Florah Dylon-Son Younggal Bison
Millie Hans, a woman in Botswana, had just gotten home from work. She cooked dinner for her children, changed into her leather pants, and rocked out to the Battle Hymn by Manowar, a heavy metal song with lyrics like “Gone are the days, when freedom shone – now blood and steel meet bone.” This is the moment South African photographer Paul Shiakallis remembers most from his time photographing the female members of the Marok community, Botswana’s metalhead subculture. “We sang together like it was a church service,” he remembers.
The women in Leathered Skins, Unchained Hearts are, like Millie, ordinary people. They have jobs; some are policewomen or security guards. Some work in government administration or in the military, and others are housewives. Many have husbands and kids. But their passion for music sets them apart.
“Feminism can be a tough concept to grasp,” Shiakallis writes in an email, “especially if you have never really questioned patriarchy.” In Botswana, he says, women are expected to “submit” to men. Most men have economic control over their wives, and women have limited freedoms and autonomy. It wasn’t until 2012 that women had the legal right to inherit their family home and land.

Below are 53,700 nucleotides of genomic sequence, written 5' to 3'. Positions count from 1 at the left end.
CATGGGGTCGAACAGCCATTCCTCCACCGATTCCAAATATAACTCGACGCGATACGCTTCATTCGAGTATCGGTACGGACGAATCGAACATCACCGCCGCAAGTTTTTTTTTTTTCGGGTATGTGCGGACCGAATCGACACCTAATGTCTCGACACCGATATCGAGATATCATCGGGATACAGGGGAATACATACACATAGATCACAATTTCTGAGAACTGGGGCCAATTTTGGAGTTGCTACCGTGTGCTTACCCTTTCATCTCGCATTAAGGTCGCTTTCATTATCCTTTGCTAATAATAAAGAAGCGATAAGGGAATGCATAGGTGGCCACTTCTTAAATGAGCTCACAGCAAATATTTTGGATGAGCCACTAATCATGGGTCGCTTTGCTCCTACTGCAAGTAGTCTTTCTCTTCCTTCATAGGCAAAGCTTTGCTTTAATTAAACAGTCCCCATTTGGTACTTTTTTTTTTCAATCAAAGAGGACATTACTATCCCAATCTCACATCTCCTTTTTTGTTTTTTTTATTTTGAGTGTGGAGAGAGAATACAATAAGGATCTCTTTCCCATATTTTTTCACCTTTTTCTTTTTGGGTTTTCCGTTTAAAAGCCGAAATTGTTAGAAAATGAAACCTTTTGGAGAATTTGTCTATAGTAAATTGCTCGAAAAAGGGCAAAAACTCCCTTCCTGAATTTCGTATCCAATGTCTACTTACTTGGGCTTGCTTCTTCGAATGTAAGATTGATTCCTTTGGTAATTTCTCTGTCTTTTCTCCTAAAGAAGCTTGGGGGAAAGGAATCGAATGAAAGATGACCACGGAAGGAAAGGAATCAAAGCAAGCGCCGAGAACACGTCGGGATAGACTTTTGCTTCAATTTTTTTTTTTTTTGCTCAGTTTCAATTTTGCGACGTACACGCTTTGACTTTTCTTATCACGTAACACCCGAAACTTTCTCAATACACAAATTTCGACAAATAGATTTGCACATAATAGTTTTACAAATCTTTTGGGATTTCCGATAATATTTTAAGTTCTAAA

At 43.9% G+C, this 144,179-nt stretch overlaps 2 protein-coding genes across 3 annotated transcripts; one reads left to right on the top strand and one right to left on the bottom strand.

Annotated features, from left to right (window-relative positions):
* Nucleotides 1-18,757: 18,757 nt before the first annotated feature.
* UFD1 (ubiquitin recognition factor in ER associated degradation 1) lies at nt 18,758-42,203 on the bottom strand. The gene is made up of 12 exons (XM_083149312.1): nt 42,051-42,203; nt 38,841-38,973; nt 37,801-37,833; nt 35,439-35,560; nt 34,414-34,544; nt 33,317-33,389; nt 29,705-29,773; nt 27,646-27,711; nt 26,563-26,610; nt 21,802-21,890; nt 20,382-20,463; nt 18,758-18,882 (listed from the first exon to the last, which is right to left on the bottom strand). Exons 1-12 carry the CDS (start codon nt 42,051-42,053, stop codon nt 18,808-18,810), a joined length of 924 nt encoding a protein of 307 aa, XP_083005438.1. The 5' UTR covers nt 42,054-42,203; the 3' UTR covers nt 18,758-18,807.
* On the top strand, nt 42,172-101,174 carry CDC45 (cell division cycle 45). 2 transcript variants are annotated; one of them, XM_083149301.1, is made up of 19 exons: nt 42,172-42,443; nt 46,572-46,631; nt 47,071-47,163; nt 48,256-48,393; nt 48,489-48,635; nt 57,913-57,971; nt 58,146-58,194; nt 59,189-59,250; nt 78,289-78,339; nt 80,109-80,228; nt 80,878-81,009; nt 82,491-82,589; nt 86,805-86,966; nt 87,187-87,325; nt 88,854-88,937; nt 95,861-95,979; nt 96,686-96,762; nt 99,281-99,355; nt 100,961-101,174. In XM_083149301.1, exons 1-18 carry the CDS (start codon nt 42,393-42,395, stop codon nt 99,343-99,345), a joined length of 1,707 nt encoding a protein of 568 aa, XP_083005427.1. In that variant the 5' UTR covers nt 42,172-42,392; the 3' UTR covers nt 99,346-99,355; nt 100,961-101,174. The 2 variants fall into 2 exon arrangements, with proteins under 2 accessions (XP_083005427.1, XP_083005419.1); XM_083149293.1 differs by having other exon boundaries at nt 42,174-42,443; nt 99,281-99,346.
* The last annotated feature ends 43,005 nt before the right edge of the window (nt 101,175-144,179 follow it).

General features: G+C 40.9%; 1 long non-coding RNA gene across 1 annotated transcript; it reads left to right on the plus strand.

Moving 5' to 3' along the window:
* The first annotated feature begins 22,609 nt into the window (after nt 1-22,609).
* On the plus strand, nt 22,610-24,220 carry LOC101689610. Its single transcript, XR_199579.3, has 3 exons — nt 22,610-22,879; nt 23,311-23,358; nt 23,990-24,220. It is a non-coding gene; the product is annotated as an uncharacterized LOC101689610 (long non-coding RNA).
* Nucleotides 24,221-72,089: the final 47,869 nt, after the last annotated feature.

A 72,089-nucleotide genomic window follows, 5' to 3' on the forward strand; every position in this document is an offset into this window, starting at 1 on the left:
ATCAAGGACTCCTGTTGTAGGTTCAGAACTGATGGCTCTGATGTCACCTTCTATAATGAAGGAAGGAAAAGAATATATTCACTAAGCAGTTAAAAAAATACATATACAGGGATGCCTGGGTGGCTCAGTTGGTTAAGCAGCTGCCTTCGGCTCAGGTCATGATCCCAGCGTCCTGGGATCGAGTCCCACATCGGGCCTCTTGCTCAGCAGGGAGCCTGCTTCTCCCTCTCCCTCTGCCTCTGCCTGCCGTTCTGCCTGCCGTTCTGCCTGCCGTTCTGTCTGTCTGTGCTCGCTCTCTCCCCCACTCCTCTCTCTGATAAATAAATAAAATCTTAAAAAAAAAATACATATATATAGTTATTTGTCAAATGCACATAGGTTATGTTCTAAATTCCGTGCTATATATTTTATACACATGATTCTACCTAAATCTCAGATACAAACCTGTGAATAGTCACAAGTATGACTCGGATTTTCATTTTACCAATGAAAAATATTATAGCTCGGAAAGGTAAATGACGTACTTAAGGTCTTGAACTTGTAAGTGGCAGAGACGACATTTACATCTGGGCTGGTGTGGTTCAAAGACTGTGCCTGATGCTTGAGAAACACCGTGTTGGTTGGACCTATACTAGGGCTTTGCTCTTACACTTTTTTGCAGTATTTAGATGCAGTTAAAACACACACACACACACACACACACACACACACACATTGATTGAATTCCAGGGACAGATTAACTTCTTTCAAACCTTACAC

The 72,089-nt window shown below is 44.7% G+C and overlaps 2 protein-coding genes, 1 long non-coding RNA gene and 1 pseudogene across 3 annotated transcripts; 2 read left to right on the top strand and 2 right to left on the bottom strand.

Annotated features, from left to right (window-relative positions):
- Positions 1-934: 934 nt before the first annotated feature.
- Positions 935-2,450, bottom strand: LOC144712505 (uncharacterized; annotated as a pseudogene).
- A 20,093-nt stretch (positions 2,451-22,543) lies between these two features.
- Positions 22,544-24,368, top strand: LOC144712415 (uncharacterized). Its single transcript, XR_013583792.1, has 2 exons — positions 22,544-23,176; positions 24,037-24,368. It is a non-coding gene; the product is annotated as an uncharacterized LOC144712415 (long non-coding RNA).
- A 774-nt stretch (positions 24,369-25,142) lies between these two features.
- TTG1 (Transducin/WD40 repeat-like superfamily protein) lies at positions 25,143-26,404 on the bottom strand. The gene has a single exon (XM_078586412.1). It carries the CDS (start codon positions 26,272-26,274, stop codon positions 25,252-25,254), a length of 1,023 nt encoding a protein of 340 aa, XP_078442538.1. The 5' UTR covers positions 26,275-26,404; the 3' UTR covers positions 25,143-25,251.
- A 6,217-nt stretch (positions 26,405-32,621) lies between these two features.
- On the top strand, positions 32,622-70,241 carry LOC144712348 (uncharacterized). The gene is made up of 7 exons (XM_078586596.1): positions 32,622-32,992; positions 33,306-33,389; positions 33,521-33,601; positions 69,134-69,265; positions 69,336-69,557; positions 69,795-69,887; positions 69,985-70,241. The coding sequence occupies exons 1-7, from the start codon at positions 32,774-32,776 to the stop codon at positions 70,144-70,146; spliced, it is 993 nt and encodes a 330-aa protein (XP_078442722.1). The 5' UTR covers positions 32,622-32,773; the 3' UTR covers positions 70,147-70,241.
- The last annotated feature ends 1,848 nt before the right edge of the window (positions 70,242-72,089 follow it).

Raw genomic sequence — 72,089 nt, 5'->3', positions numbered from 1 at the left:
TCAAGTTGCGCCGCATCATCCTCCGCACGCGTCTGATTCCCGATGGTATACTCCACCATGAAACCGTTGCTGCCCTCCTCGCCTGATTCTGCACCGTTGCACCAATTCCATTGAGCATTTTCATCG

Joining the Marok movement defies the status quo, and Shiakallis views it as a way in which women in Botswana are increasingly asserting their right to self-expression. Whether they understand the implications fully or not, women like Millie offer a new and exciting narrative for young girls and the possibility of dissent, and ultimately, empowerment. They are called the “Queens” of the movement.
Still, it takes a great deal of courage to be a female Marok. In one case, a woman didn’t feel comfortable telling her boyfriend about her photo session with Shiakallis. She told him she was going out with friends, but he followed her. “He caught up with her and threatened to beat her on the spot,” the photographer explains. Some of the women keep their fandom private, and a few have separate social media accounts, one under their birth names and another under their Marok alter-egos.
The photographer has sent the women prints of their portraits, and they love seeing them. Shiakallis’s heroines have a real say in how they’re represented and seen. One woman, for example, was outspoken about the fact that she didn’t think she looked “aggressive enough” in her photo.
Shiakallis has seen some sexism within the Marok community— some believe that women can’t be rockers, for instance— but on the whole, the community is more progressive than the outside world, and it’s here that these women are able to find a sense of belonging.
Leathered Skins, Unchained Hearts by Paul Shiakallis was chosen as a winner of the Third Annual Feature Shoot Emerging Photography Awards by juror Moshe Rosenzveig, the founder of Head On Photo Festival. Work from the project is currently on view as part of Feature Shoot Emerging Photography Awards exhibition at Head On Photo Festival in Sydney, Australia. The work is on view from at Paddington Reservoir Gardens at 251 Oxford St in Paddington, NSW, until May 28th, 2017.
Ludo Dignified Queen Morima
Samie Santiago Newsted
On Mokatse Boulders – Mokatse, Modipani, Botswana
All images © Paul Shiakallis